Below you can find more information on the historic areas to visit in our places of interest. You can also read our history blogs, which highlight some interesting and lesser-known aspects of Frome’s history and you can find out more about the lives of Frome industry workers on the Working Memories website.

Additionally, you can pop in to the Information point at the Black Swan Arts or Frome Town Hall to find out more on what there is to visit.

With such a long and diverse history, Frome has amassed many historical sites and places of interest. These will give you a glimpse into its medieval history and heritage as a mill town. And for some more in-depth stories, read through our history blogs.

There are many places to visit both in Frome and in the surrounding area. Here you will find historic buildings and homes, churches and castles, as well as historical pubs. There are also many streets and open places to explore on a walk around town, and quite a few landmarks to spot.

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Archangel

The Archangel is located on King Street in Frome. The building now boasts a free-floating glass restaurant where you can dine on sumptuous and …

Black Swan Arts

A contemporary crafts centre with gallery, craft studios and café. The building also features a vibrant exhibitions programme of contemporary and innovative art and crafts. …

Frome Heritage Museum

Frome Heritage Museum is located in the centre of the town in a historic building. It was built for the Frome Literary and Scientific …

Nunney Castle

A picturesque moated medieval castle, Nunney Castle in Somerset dates from the 1370s. Its builder was Sir John de la Mare, a local knight …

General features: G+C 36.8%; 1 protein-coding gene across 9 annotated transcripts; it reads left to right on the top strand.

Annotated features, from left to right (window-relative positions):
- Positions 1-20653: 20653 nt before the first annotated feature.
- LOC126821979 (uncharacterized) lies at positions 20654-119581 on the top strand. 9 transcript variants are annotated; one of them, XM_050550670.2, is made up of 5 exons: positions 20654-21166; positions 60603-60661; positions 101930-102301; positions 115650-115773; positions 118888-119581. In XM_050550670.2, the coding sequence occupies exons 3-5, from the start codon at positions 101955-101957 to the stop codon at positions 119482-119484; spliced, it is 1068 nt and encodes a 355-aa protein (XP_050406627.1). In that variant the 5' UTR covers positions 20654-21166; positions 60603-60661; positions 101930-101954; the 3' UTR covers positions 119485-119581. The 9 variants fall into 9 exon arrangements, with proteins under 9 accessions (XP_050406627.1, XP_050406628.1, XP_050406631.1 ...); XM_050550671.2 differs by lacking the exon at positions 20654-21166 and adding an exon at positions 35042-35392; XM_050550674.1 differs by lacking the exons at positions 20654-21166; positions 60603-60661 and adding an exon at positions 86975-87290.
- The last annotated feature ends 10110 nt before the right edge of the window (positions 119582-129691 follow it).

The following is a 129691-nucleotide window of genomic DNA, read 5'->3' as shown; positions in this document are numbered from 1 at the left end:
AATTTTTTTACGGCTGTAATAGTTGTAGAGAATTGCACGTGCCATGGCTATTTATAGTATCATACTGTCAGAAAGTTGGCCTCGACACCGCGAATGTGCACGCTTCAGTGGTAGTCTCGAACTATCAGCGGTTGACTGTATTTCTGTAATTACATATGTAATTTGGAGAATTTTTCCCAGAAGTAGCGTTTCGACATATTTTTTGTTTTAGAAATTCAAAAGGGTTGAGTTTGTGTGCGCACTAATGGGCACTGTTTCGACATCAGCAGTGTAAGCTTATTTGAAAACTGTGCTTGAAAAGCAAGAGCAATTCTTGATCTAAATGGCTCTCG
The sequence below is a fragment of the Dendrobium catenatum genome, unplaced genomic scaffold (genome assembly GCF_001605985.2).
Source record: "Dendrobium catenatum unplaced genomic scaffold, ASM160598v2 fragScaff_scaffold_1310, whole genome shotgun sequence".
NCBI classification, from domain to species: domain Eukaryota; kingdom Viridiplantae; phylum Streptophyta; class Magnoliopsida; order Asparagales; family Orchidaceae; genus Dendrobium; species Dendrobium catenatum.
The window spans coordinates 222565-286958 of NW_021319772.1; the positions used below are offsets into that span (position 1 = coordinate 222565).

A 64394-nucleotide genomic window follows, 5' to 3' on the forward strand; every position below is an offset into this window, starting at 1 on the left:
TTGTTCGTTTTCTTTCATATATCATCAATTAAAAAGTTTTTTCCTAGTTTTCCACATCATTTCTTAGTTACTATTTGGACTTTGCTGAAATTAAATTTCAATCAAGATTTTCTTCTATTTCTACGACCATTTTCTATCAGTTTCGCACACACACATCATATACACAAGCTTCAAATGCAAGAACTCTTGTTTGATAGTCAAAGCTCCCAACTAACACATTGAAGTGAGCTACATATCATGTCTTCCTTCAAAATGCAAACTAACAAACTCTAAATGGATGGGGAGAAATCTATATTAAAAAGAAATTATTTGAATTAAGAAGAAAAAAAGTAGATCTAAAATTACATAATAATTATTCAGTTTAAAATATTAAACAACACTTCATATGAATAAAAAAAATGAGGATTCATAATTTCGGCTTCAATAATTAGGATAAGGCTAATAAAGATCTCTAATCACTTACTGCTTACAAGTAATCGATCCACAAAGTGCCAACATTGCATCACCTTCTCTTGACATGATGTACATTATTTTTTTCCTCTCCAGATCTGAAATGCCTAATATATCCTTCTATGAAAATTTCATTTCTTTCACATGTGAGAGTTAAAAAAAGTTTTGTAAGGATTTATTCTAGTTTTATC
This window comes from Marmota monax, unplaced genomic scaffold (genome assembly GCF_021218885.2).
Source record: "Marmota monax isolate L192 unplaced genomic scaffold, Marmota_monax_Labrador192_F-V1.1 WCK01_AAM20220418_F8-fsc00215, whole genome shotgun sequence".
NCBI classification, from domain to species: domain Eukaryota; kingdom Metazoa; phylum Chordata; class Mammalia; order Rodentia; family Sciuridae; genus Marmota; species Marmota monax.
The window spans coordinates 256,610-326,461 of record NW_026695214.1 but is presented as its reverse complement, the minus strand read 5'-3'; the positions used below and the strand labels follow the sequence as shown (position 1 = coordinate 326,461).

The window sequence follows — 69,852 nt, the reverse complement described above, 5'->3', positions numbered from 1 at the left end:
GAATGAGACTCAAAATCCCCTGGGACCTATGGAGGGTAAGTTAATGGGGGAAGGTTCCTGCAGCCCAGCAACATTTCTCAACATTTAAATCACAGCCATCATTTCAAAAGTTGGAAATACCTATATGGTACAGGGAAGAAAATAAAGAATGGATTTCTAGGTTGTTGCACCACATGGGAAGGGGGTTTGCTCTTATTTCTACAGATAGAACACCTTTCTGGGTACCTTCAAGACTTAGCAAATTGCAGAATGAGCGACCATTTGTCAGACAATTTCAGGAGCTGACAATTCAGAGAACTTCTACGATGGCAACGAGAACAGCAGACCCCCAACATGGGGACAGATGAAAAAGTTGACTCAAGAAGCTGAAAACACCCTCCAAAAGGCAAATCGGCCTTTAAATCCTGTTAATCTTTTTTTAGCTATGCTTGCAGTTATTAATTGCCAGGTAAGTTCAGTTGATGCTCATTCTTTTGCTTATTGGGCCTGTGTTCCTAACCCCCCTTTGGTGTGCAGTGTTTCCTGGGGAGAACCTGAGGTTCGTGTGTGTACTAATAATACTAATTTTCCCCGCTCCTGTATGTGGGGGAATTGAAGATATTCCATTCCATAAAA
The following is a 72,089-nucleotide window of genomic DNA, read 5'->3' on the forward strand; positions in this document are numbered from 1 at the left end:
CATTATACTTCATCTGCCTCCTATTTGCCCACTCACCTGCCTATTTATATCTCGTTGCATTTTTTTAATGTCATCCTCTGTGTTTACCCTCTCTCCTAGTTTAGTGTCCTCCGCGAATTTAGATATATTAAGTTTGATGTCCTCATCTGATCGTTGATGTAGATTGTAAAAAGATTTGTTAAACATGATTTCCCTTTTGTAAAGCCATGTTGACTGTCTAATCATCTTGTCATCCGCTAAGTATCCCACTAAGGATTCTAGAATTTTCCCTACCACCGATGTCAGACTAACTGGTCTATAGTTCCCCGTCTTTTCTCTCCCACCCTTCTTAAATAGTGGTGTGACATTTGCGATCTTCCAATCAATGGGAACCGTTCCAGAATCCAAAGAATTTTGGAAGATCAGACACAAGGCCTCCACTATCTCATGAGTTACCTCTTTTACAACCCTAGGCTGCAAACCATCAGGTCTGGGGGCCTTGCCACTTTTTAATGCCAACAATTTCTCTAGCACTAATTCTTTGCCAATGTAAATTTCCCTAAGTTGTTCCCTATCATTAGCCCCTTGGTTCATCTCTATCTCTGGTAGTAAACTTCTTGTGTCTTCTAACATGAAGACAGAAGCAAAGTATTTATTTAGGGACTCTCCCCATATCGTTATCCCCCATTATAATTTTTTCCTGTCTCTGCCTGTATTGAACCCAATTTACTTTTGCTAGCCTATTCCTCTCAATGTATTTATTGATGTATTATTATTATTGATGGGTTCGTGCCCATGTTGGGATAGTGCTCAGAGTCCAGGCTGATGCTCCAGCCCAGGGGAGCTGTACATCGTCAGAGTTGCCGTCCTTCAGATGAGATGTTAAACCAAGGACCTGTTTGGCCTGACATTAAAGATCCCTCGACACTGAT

Longleat

Enter a land of adventure. Where Lions roam. Tigers prowl. And monkeys swing. Travel through time in a grand stately home. Lose yourself in …

Cley Hill

Cley Hill is a distinctive landmark that is rich in wildlife and archaeology, with a tremendous panorama. It was once part of the Longleat …

Farleigh Hungerford Castle

The Hungerford family occupied this fortifies mansion for 300 years, and as such their stories are inextricably linked to the castle. When visiting, you …

Radstock Museum

Radstock Museum is a local history museum that covers the social and industrial history of the former North Somerset Coalfield. This award winning Museum …

Stoney Littleton Long Barrow

Stoney Littleton Long Barrow is one of the country’s finest accessible examples of a Neolithic chambered tomb. Dating from about 3500 BC, it is …

Iford Manor

Ilford Manor is a Grade 1 Italian style garden. The Ilford valley has been occupied since Roman times and the manor house sits idyllically …

East Somerset Railway

Preserved steam railway with regular running days and special events including Thomas Weekend and Santa Specials, situated in the village of Cranmore, near Shepton Mallet …

Bratton Camp & White Horse

An Iron Age hill fort and white horse carved into the hillside. The original Iron Age hillfort defences were built at Bratton Camp over …

Westwood Manor

A 15th-century Wiltshire stone manor house with Gothic and Jacobean windows. Built over three centuries from the fifteenth century, and adapted and changed on …

Stourhead

World-famous 18th-century landscape garden, Palladian mansion, parkland, woods and chalk downs. Alfred’s Tower overlooks surrounding estate. The Home at Stourhead This was the home …

Bath

World Heritage City with world famous Roman Baths, Abbey, Royal Crescent and Thermae Bath Spa. There are numerous museums including the American Museum at Claverton …

Wells

The smallest city in England but packed with historic interest from the splendid Cathedral to the moated Bishops Palace and Medieval Vicars Close.

Wookey Hole Caves

The UK’s largest show caves system, with underground lakes. It is home to the infamous Witch of Wookey. Attractions include the prehistoric Valley Of The …